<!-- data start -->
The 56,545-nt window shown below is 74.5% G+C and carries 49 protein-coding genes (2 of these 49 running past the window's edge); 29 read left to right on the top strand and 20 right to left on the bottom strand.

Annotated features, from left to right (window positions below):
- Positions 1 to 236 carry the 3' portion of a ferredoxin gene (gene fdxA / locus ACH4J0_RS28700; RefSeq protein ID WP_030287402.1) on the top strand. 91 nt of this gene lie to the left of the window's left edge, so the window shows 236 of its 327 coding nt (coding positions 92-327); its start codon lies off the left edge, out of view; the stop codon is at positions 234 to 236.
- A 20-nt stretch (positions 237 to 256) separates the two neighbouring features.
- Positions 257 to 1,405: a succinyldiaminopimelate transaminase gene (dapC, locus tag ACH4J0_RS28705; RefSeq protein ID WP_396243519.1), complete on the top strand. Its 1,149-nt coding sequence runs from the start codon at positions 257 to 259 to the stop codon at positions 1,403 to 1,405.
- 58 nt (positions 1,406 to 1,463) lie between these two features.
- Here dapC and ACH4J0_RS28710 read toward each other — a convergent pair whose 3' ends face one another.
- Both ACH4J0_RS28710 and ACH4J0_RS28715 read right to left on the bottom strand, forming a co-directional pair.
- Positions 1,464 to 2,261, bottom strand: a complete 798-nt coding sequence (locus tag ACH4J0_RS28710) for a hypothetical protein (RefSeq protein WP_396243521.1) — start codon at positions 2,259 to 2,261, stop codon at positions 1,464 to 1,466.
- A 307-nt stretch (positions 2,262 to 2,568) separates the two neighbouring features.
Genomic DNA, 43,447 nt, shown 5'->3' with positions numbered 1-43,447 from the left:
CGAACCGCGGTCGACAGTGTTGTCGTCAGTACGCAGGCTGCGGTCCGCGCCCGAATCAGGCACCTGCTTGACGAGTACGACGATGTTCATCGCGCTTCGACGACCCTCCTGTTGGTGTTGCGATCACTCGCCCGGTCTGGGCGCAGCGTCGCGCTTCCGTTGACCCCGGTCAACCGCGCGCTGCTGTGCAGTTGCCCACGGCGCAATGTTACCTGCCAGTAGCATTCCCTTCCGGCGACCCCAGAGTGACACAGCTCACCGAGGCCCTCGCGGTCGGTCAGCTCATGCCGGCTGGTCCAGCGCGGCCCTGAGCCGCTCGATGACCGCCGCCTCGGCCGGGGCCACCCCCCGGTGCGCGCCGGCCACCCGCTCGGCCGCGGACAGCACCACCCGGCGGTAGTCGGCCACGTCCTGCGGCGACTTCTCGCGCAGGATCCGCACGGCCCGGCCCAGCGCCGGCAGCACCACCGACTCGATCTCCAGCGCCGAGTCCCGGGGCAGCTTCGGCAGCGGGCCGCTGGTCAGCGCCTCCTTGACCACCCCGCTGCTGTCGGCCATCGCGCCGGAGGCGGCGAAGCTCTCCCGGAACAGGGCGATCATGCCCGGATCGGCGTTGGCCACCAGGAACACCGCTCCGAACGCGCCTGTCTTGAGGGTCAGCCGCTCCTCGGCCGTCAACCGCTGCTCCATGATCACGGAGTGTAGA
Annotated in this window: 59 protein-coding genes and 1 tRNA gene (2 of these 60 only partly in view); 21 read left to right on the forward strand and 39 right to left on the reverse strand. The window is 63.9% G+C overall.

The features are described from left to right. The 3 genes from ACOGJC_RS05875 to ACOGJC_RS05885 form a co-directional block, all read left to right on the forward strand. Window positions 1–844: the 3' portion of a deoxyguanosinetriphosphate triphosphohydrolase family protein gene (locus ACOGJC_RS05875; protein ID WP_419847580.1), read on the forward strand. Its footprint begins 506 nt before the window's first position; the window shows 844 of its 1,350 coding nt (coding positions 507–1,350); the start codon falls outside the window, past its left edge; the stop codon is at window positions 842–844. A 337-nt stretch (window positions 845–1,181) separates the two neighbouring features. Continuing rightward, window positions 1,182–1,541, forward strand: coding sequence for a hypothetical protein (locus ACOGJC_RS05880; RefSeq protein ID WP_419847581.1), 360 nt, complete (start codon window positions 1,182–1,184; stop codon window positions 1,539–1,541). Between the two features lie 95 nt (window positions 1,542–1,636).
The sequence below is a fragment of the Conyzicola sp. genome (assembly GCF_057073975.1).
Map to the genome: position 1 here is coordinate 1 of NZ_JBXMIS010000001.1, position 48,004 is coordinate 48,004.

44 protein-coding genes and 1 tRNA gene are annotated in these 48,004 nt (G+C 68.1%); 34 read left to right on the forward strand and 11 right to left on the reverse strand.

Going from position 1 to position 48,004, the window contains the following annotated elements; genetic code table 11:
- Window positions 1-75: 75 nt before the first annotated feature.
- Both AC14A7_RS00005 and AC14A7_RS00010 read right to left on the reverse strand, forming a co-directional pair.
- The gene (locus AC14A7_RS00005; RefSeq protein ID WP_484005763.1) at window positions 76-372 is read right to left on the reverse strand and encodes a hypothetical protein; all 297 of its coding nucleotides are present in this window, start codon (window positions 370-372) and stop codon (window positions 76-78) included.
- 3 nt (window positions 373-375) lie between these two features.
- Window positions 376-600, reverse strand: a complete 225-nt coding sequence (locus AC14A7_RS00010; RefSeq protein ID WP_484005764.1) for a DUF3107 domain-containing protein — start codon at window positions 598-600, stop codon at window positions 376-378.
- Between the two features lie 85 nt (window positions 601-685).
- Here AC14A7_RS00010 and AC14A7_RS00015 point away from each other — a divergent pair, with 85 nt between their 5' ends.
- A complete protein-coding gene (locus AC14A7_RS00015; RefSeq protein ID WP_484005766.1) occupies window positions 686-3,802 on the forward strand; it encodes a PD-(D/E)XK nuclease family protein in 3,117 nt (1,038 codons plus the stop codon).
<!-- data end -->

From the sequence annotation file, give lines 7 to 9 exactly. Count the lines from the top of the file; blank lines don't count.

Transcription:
- Here dapC and ACH4J0_RS28710 read toward each other — a convergent pair whose 3' ends face one another.
- Both ACH4J0_RS28710 and ACH4J0_RS28715 read right to left on the bottom strand, forming a co-directional pair.
- Positions 1,464 to 2,261, bottom strand: a complete 798-nt coding sequence (locus tag ACH4J0_RS28710) for a hypothetical protein (RefSeq protein WP_396243521.1) — start codon at positions 2,259 to 2,261, stop codon at positions 1,464 to 1,466.